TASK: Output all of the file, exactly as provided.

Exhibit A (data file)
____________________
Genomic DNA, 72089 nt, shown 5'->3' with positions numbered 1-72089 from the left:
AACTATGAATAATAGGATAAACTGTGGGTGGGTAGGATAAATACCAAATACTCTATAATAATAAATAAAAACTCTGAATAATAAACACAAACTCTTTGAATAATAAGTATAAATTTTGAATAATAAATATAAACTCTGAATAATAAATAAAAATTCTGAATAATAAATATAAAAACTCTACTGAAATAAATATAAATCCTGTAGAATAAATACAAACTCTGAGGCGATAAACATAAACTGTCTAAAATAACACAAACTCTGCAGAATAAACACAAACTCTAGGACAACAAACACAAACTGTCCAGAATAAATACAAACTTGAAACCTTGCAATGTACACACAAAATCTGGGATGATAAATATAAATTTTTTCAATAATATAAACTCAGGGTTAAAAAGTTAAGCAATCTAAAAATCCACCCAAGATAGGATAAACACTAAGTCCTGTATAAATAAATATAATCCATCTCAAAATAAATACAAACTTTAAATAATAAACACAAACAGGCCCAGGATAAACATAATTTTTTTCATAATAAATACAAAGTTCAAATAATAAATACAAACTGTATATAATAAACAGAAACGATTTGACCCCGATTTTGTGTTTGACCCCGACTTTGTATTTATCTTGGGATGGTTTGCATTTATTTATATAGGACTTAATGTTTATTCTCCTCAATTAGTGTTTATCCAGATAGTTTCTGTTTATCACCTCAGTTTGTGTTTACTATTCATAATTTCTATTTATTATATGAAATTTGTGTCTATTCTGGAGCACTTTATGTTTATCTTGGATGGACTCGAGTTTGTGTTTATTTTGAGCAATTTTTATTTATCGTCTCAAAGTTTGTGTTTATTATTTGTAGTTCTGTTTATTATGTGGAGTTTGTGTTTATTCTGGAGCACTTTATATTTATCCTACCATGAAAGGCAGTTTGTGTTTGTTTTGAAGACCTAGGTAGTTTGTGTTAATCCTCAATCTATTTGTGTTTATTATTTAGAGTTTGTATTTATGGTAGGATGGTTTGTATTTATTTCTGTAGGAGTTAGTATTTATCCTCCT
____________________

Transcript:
Genomic DNA, 72089 nt, shown 5'->3' with positions numbered 1-72089 from the left:
AACTATGAATAATAGGATAAACTGTGGGTGGGTAGGATAAATACCAAATACTCTATAATAATAAATAAAAACTCTGAATAATAAACACAAACTCTTTGAATAATAAGTATAAATTTTGAATAATAAATATAAACTCTGAATAATAAATAAAAATTCTGAATAATAAATATAAAAACTCTACTGAAATAAATATAAATCCTGTAGAATAAATACAAACTCTGAGGCGATAAACATAAACTGTCTAAAATAACACAAACTCTGCAGAATAAACACAAACTCTAGGACAACAAACACAAACTGTCCAGAATAAATACAAACTTGAAACCTTGCAATGTACACACAAAATCTGGGATGATAAATATAAATTTTTTCAATAATATAAACTCAGGGTTAAAAAGTTAAGCAATCTAAAAATCCACCCAAGATAGGATAAACACTAAGTCCTGTATAAATAAATATAATCCATCTCAAAATAAATACAAACTTTAAATAATAAACACAAACAGGCCCAGGATAAACATAATTTTTTTCATAATAAATACAAAGTTCAAATAATAAATACAAACTGTATATAATAAACAGAAACGATTTGACCCCGATTTTGTGTTTGACCCCGACTTTGTATTTATCTTGGGATGGTTTGCATTTATTTATATAGGACTTAATGTTTATTCTCCTCAATTAGTGTTTATCCAGATAGTTTCTGTTTATCACCTCAGTTTGTGTTTACTATTCATAATTTCTATTTATTATATGAAATTTGTGTCTATTCTGGAGCACTTTATGTTTATCTTGGATGGACTCGAGTTTGTGTTTATTTTGAGCAATTTTTATTTATCGTCTCAAAGTTTGTGTTTATTATTTGTAGTTCTGTTTATTATGTGGAGTTTGTGTTTATTCTGGAGCACTTTATATTTATCCTACCATGAAAGGCAGTTTGTGTTTGTTTTGAAGACCTAGGTAGTTTGTGTTAATCCTCAATCTATTTGTGTTTATTATTTAGAGTTTGTATTTATGGTAGGATGGTTTGTATTTATTTCTGTAGGAGTTAGTATTTATCCTCCT